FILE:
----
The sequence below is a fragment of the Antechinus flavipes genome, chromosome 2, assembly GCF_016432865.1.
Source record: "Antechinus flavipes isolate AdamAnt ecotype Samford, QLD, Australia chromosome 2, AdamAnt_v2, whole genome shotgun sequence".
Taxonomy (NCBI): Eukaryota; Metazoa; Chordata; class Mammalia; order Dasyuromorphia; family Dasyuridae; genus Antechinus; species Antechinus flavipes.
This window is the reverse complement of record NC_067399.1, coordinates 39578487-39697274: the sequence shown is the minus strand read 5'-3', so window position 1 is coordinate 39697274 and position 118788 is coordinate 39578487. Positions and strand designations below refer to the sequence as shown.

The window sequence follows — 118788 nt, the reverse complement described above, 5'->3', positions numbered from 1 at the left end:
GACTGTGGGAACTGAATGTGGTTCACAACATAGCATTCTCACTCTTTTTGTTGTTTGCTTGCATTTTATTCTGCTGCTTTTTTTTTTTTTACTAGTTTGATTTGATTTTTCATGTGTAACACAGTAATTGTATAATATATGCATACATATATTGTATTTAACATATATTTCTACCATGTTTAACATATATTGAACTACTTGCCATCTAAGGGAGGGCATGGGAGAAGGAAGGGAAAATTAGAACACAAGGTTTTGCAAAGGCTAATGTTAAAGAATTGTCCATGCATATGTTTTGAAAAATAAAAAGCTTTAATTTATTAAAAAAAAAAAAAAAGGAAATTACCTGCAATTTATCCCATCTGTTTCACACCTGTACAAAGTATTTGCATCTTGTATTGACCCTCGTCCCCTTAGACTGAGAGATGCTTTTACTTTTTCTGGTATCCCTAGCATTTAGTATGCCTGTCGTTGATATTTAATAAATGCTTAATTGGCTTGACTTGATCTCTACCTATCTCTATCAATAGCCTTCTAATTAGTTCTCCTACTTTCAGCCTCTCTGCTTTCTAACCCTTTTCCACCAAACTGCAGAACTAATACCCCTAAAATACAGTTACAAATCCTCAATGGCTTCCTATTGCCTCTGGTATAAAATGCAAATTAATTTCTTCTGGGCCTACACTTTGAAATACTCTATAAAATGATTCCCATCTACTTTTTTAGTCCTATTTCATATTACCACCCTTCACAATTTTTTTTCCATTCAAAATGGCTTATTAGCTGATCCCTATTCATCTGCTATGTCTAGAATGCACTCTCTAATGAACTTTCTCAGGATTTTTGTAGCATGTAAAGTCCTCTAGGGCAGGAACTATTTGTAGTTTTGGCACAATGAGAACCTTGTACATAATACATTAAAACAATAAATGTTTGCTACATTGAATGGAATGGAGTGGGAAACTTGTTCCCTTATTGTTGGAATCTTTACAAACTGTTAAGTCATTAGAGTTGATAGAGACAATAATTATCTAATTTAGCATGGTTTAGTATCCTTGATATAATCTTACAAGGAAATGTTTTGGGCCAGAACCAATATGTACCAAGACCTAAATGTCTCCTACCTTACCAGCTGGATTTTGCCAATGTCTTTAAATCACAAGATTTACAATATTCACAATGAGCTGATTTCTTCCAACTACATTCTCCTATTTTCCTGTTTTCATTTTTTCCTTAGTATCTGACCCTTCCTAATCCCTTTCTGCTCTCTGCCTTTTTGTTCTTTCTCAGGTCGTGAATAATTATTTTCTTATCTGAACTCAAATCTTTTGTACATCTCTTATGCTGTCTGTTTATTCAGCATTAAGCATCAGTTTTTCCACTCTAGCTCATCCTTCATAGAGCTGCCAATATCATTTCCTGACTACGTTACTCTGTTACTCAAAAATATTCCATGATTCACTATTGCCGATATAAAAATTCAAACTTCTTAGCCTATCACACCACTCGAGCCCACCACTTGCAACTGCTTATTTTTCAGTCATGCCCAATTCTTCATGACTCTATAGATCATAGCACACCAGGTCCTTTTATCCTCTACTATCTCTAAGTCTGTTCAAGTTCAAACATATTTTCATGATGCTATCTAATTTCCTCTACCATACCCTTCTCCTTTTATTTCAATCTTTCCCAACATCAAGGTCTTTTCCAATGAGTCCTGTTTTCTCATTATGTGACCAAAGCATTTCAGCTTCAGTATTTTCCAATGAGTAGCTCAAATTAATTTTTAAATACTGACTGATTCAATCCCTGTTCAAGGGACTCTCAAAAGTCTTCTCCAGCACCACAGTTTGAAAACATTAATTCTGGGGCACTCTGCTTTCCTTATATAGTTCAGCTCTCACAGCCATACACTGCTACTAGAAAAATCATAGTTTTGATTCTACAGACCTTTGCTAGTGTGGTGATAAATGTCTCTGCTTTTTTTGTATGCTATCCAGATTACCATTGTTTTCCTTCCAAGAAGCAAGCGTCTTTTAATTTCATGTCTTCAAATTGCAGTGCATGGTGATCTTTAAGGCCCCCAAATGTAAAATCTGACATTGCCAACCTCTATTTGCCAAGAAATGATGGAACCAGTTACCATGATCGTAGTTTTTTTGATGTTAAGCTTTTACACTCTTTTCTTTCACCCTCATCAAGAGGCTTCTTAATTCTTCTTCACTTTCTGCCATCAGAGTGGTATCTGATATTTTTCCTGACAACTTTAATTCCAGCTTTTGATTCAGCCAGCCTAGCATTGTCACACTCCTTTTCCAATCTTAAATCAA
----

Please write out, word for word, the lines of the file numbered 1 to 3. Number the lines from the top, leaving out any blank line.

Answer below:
The sequence below is a fragment of the Antechinus flavipes genome, chromosome 2, assembly GCF_016432865.1.
Source record: "Antechinus flavipes isolate AdamAnt ecotype Samford, QLD, Australia chromosome 2, AdamAnt_v2, whole genome shotgun sequence".
Taxonomy (NCBI): Eukaryota; Metazoa; Chordata; class Mammalia; order Dasyuromorphia; family Dasyuridae; genus Antechinus; species Antechinus flavipes.